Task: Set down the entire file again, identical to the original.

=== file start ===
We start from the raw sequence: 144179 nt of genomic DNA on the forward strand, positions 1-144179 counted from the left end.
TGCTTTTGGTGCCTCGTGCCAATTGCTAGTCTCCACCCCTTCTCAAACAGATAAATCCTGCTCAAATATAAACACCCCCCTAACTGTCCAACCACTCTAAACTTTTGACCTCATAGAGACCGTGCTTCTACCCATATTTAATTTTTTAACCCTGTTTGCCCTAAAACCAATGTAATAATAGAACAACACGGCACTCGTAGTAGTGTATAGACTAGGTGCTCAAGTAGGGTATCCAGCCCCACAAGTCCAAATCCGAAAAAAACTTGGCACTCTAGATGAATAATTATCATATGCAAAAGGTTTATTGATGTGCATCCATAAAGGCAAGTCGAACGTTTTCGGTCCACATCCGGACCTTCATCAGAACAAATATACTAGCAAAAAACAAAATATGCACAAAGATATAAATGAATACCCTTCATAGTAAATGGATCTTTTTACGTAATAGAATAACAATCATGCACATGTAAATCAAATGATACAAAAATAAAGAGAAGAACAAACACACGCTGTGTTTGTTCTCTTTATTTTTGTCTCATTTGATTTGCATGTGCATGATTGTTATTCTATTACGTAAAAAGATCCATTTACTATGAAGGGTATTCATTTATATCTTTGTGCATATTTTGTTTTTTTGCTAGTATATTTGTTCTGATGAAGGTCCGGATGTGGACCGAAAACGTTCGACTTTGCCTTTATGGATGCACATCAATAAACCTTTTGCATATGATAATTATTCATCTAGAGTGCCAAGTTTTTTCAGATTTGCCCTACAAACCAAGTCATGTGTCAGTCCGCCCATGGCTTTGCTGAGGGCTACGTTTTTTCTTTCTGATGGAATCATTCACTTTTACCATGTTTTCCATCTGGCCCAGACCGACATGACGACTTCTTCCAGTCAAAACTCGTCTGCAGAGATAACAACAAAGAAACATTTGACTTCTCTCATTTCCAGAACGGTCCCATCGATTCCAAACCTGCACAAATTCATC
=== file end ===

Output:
We start from the raw sequence: 144179 nt of genomic DNA on the forward strand, positions 1-144179 counted from the left end.
TGCTTTTGGTGCCTCGTGCCAATTGCTAGTCTCCACCCCTTCTCAAACAGATAAATCCTGCTCAAATATAAACACCCCCCTAACTGTCCAACCACTCTAAACTTTTGACCTCATAGAGACCGTGCTTCTACCCATATTTAATTTTTTAACCCTGTTTGCCCTAAAACCAATGTAATAATAGAACAACACGGCACTCGTAGTAGTGTATAGACTAGGTGCTCAAGTAGGGTATCCAGCCCCACAAGTCCAAATCCGAAAAAAACTTGGCACTCTAGATGAATAATTATCATATGCAAAAGGTTTATTGATGTGCATCCATAAAGGCAAGTCGAACGTTTTCGGTCCACATCCGGACCTTCATCAGAACAAATATACTAGCAAAAAACAAAATATGCACAAAGATATAAATGAATACCCTTCATAGTAAATGGATCTTTTTACGTAATAGAATAACAATCATGCACATGTAAATCAAATGATACAAAAATAAAGAGAAGAACAAACACACGCTGTGTTTGTTCTCTTTATTTTTGTCTCATTTGATTTGCATGTGCATGATTGTTATTCTATTACGTAAAAAGATCCATTTACTATGAAGGGTATTCATTTATATCTTTGTGCATATTTTGTTTTTTTGCTAGTATATTTGTTCTGATGAAGGTCCGGATGTGGACCGAAAACGTTCGACTTTGCCTTTATGGATGCACATCAATAAACCTTTTGCATATGATAATTATTCATCTAGAGTGCCAAGTTTTTTCAGATTTGCCCTACAAACCAAGTCATGTGTCAGTCCGCCCATGGCTTTGCTGAGGGCTACGTTTTTTCTTTCTGATGGAATCATTCACTTTTACCATGTTTTCCATCTGGCCCAGACCGACATGACGACTTCTTCCAGTCAAAACTCGTCTGCAGAGATAACAACAAAGAAACATTTGACTTCTCTCATTTCCAGAACGGTCCCATCGATTCCAAACCTGCACAAATTCATC